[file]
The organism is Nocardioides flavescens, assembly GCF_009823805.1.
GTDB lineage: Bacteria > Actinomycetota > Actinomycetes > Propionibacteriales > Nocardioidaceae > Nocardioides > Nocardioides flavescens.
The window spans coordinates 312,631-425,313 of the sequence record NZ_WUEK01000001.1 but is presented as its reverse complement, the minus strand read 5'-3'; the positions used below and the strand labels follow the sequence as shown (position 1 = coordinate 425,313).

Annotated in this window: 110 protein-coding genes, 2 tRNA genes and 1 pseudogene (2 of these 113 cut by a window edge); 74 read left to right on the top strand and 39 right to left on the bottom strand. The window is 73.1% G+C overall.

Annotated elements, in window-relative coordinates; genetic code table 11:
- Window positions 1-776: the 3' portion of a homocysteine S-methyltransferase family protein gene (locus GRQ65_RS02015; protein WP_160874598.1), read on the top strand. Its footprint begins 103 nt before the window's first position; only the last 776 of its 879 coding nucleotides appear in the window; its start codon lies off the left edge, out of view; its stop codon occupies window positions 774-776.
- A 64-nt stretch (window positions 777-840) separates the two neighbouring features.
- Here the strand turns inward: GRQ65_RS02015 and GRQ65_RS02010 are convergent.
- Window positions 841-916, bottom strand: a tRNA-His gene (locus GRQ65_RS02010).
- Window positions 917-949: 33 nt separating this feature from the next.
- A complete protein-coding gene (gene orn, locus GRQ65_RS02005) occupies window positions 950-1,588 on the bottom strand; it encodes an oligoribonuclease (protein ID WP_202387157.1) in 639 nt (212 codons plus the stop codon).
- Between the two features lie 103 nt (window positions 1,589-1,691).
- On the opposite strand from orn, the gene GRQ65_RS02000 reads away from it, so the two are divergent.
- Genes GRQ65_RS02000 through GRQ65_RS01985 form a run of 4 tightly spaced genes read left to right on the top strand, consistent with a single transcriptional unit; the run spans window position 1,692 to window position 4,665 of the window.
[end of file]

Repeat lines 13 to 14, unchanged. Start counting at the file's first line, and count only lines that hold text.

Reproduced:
- On the opposite strand from orn, the gene GRQ65_RS02000 reads away from it, so the two are divergent.
- Genes GRQ65_RS02000 through GRQ65_RS01985 form a run of 4 tightly spaced genes read left to right on the top strand, consistent with a single transcriptional unit; the run spans window position 1,692 to window position 4,665 of the window.